But the All-Star break, which ends today with the start of the second half of the season, is a chance to reflect on the national pastime, baseball, the game of my youth. Growing up in Southeast Indiana, I was a fan of the Big Red Machine. While everyone else was a fan of the more popular and flashy Pete Rose, Johnny Bench, or Joe Morgan, I was a fan of the quiet slugger, first baseman Tony Perez. All are in the Baseball Hall of Fame. Well, actually Rose isn't but should be. Rose's sins were committed as a manager not as a player. And man what a player Pete Rose was. The all-time hits leader epitomized what baseball is all about.
The game has changed so much from when I was a kid. A few years back, I spent hours combing over the 1975 and 2006 New York Yankee rosters to see whether I was right about my memory that players growing up were much smaller than players in 2006, near the end of the steroid era. Boy was I right. I'm working off memory here as I can't find the research, but the players on the 2006 roster are about 32 pounds heavier and nearly 2 inches taller than the Yankees of 1975.
Baseball is a beautiful sport. Unfortunately the professional game has lost a lot of appeal it had in my youth. These are my recommendations for turning around the game:
- Shorten the season. Scheduling playoff games on cold November nights detracts from the quality of play and makes for a miserable expedience for those attending the game. I would love to see a graph on how the starting temperature of World Series games have plummeted over the years. Some of the games end up in temperatures at or below freezing.
- Bring back scheduled double headers. Major league baseball could shorten the season by a few weeks by bringing back doubleheaders. Imagine every Sunday featuring a doubleheader. Two games for the price of one. Some revenue would be lost, but there would be increased attendance for those games.
- Stop playing playoff games so late into the evenings. Some of the games are lasting until 11 pm or midnight. The games are scheduled late to take advantage of a bigger prime time audience, but it is a short-sighted strategy. MLB is making is sacrificing building interest among the youth for better ratings today. Young people can't stay up to watch games lasting well into the night.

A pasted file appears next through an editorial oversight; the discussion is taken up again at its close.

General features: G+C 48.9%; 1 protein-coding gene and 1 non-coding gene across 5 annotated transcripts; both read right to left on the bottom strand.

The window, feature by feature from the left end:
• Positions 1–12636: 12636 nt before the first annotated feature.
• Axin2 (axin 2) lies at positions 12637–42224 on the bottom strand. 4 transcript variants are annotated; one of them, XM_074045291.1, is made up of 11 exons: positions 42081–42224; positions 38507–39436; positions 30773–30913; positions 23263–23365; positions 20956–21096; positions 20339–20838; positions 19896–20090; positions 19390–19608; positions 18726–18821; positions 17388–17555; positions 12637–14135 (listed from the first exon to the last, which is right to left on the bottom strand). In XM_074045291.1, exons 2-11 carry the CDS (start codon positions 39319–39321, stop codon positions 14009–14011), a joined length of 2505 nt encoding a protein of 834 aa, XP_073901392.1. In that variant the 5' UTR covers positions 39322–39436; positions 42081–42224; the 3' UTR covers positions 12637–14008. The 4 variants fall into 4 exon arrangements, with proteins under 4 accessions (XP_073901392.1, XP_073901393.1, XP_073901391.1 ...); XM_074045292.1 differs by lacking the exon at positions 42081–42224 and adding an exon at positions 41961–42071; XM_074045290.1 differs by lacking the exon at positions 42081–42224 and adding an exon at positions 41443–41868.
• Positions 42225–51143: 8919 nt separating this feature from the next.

- Bring back more day baseball games, primarily on the weekends. The best baseball is baseball played in the sunshine.
- Get rid of the American League DH. Every poll shows it is still unpopular among fans some 34 years after it was adopted. Yet it still persists. Baseball gets knocked because it is a game that lacks a lot of strategic maneuvering. The ultimate strategic decision is whether to pull a pitcher for a pinch-hitter. The AL takes that decision out of the game.
- Speed up play. One thing different from my youth is that multiple pitchers are used virtually every game. It's nothing for a team ieven n a low scoring game to use four or five pitchers. The parade to the mound has meant more delays during pitching breaks. Partly as a result of that, the length of games has increased substantially. Baseball fan's attention span for most games is no longer than 2 1/2 hours. Most games need to be shorter than that to keep the attention of sports fans in this world of many entertainment options. MLB needs to do a thorough study of where the delays are in baseball and find a way to reduce those delays.
- Reevaluate interleague play. The novelty has worn off. It might be time to cut back on the number of interleague games.
- Do NOT expand the playoffs. Every sport ends up doing this, with the NCAA men's basketball being the latest. Expanding the playoffs devalues the regular season and with an 162 game season stretching over six plus months you don't want to do that. The one wild card has been a great success, adding interest to the late season pennant races. But I know the suggestion will soon be made to add another wild card or perhaps two more. Too much of a good thing becomes a bad thing.
Those are some thoughts. I would be happy to listen to others.